FCC grants AWS-3 spectrum to AT&T, Verizon and T-Mobile, but not yet to Dish's designated entities

The FCC approved the assignment of AWS-3 spectrum licenses to Verizon Wireless (NYSE: VZ), AT&T (NYSE: T) and T-Mobile US (NYSE:TMUS), along with several smaller bidders. However, the commission has yet to approve licenses won in the AWS-3 auction by two designated entities in which Dish Network (NASDAQ: DISH) has an 85 percent economic stake, Northstar Wireless and SNR Wireless. The FCC has also not yet approved licenses for several other bidders.

Overall, the FCC granted licenses to 11 of the 31 winning bidders. An FCC official said that the fact that only some of the winning bidders' licenses have been granted doesn't mean that the FCC staff has any substantive concerns about any of the 20 other bidders. The staff are simply still reviewing those bidders' applications.

It's unclear whether or when the remaining licenses will be assigned.

Northstar Wireless and SNR Wireless made $13.3 billion in gross provisional winning bids, but are seeking to pay only around $10 billion because they filed their applications as designated entities to get the FCC's 25 percent discount for designated entities and small businesses. That move has drawn strong opposition from Verizon, AT&T and T-Mobile, as well as lawmakers and Republican FCC Commissioner Ajit Pai. They claim Dish and its designated entity partners manipulated the rules of the auction and coordinated their bidding strategy.

Dish has repeatedly argued against that, and has said that it followed the FCC's rules. The FCC has said that no spectrum will be granted to entities that violated the auction rules.

In addition to AT&T, Verizon and T-Mobile, the FCC approved licenses to Central Texas Telephone Investments (owned by the board of Central Texas Telephone Cooperative), FTC Management Group (owned by the board of Farmers Telephone Cooperative), Gila River Telecommunications, Ligtel Communications (owned by Ligonier Telephone), Michigan Wireless (owned by Hilbert Communications), Nsight Spectrum (owned by Northeast Communications of Wisconsin and affiliated with the Rioardan family of Cellcom), Pioneer Telephone Cooperative and the Triangle Communication System.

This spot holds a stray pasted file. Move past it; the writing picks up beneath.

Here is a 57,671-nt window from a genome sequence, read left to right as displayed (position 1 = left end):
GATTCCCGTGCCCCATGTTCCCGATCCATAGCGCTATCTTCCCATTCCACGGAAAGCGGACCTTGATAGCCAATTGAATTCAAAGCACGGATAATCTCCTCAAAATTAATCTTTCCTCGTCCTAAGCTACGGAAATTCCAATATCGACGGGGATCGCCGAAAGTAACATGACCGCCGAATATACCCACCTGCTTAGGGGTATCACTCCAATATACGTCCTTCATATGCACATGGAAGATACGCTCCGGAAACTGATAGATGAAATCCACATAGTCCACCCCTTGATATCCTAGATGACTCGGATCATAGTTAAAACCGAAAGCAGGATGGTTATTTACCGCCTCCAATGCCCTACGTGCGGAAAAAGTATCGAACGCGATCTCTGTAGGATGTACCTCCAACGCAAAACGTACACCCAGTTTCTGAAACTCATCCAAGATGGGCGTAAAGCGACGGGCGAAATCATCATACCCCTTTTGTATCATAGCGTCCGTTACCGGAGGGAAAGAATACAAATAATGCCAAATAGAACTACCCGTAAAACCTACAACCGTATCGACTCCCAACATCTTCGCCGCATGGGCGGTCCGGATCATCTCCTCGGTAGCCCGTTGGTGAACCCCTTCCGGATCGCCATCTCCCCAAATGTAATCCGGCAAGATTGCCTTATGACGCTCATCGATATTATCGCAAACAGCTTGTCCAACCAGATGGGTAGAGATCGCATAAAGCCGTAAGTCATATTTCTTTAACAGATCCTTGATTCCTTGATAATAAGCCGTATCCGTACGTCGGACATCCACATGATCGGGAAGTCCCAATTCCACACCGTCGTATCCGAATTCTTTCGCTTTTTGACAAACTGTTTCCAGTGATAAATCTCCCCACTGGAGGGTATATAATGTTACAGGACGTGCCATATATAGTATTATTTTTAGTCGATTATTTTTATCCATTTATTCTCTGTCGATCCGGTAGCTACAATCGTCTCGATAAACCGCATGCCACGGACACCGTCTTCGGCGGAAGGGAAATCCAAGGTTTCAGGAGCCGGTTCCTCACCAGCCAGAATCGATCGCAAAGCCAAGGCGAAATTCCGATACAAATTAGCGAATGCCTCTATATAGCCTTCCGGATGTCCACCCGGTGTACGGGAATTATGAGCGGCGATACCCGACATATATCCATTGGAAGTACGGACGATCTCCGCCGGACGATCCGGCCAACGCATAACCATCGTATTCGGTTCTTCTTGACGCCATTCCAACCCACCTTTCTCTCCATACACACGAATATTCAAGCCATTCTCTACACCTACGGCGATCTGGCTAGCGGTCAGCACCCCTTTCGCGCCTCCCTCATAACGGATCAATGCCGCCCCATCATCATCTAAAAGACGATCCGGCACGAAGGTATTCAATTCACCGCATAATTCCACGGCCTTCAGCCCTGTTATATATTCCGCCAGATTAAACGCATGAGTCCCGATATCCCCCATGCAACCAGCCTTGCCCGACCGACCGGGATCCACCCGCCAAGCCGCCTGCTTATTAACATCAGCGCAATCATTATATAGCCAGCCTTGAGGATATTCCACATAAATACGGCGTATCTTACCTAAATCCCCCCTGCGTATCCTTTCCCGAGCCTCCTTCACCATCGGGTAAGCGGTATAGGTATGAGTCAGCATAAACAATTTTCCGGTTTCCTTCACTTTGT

The AWS-3 band comprises unpaired uplink spectrum in the 1695-1710 MHz band, blocks of paired uplink spectrum from 1755-1780 MHz, and blocks of paired downlink spectrum from 2155-2180 MHz bands. The auction raised a record total of $41.329 billion in net winning bids, with 31 winning bidders winning a total of 1,611 licenses.

The FCC has received full payment for the licenses it granted. The money will be used to fund federal spectrum relocation costs, the creation of the FirstNet nationwide broadband public safety network, and other uses.

"The designated entities owned by Dish and others were not included in last night's license issuance but that should not be a surprise as those more complex applications have not yet been sent out on public notice for the required 10-day comment period," wrote BTIG analyst Walter Piecyk. "We continue to expect the designated entity licenses to be issued without further complication, although admittedly this delay could be considered a complication while we await the FCC's next move."

Dish's designated entities bid $13.3 billion for 702 licenses, winning 25 MHz of total spectrum including 13 MHz of paired spectrum.

Following criticism of Dish's use of DEs in the AWS-3 auction, wireless carriers and others are urging the FCC to update and tighten its DE rules ahead of the 600 MHz incentive auction of TV broadcasters' spectrum, currently scheduled for next year.

For more:
- see this FCC public notice (PDF)
- see this FCC document (PDF)
- see this separate FCC document (PDF)
- see this Broadcasting & Cable article

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